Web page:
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Clients are shocked to see how undiversified their portfolios actually are
December 1, 2009 — 4:37 AM UTC by Brooke Southall
Ted Schwartz began using a new software product designed to look under the hood of a portfolio and see if each holding is sufficiently different from the others to moderate losses in a downturn without sacrificing the upside too much.
It happened just in time.
The president of Capstone Investment Financial Group of Colorado Springs, Colo. employed use of Gsphere, a “diversification” software that analyzes stocks to determine whether they are truly uncorrelated or just look that way, just before the market began its final swan dive a year ago. Gsphere is made by Gravity Investments of Denver, Colo. and was founded by James Damschroder. He explains the importance of diversification in an article called: Why diversification is still the go-to risk killer
Making sure his company’s holdings fit the Gsphere concept of diversification has already paid big dividends for Schwartz.
“It probably allowed us to reduce losses in client portfolios by half” during the downturn, he says. Schwartz is about one in 100 users of the software, according to the company.
But one veteran user warns that the software program — for all its powers — depends on the advisor making good choices about how to use it.
“A major point is the time frames you choose to us,” says George Gay, CEO of First affirmative Financial Network, which manages about $600 million from Colorado Springs, Colo. For instance, if you had surmised in March that the market was heading up and you plugged in the 1996-2000 time frame, you would have done far better than if you chose another, less bullish stretch of years.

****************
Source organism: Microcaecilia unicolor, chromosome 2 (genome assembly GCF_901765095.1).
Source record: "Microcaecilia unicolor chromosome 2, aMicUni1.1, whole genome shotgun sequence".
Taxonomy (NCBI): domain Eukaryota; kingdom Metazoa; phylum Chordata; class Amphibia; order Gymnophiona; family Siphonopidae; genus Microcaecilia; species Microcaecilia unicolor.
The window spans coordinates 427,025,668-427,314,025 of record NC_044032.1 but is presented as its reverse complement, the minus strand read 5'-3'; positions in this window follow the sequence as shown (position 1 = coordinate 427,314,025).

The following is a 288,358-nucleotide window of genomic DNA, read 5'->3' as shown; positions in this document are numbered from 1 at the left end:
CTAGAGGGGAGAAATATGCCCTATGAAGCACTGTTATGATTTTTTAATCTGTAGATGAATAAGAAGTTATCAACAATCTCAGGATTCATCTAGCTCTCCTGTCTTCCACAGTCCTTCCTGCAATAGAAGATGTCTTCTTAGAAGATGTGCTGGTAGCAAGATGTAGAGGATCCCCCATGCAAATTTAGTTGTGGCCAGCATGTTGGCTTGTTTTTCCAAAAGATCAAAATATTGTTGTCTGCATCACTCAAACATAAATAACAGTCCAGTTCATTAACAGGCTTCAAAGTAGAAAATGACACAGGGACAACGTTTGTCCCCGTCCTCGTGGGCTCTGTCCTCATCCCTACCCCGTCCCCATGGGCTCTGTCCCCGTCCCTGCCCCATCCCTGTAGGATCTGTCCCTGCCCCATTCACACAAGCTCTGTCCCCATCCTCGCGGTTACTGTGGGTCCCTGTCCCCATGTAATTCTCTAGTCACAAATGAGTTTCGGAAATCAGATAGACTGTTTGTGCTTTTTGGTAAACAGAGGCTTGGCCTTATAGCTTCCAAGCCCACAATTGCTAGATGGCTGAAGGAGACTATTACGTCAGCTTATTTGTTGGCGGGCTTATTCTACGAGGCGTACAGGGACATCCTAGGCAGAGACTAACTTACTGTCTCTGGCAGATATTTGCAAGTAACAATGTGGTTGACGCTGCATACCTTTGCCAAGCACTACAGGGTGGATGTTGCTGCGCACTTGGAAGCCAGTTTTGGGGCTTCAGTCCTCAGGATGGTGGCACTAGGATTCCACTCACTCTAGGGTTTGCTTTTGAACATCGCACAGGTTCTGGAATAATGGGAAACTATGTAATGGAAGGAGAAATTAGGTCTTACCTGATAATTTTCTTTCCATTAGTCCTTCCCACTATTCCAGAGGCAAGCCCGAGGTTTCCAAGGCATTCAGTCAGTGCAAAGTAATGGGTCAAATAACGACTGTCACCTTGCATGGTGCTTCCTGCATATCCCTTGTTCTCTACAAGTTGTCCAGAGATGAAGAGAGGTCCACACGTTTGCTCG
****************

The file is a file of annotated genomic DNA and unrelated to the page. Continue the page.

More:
Gsphere may be the first software to bill itself as a “diversification” software and the labeling is indicative of how it varies from the competition, Swartz adds.
“There have been portfolio optimization tools before but the problem with all that is that anything you’re using is rear-view rather than forward-looking,” he says.
Swartz likes how the computer expresses itself, too.
“It’s a graphic depiction of non-correlation,” he says.
But it’s still not as simple as paint-by-numbers, according to Gay.
“It’s a complex program,” he says. “It’s a combination of art and science that you learn over time. It’s not out-of-the-box.”
Yet First Affirmative will continue to look for ways to expand its use and it finds the price tag of about $1,000 a month to be well worth it, Gay says.
Besides its ability to analyze a portfolio in hyper-geek fashion, Gsphere pays for itself in another way, according to Schwartz.
“It’s a great asset in a sales presentation,” he says. “It shows clients where things are and why it might not be the best portfolio.”
Some of the findings are counterintuitive, Schwartz adds.
“You might have five holdings that do a better job of diversification than a portfolio of 30 holdings,” he says.
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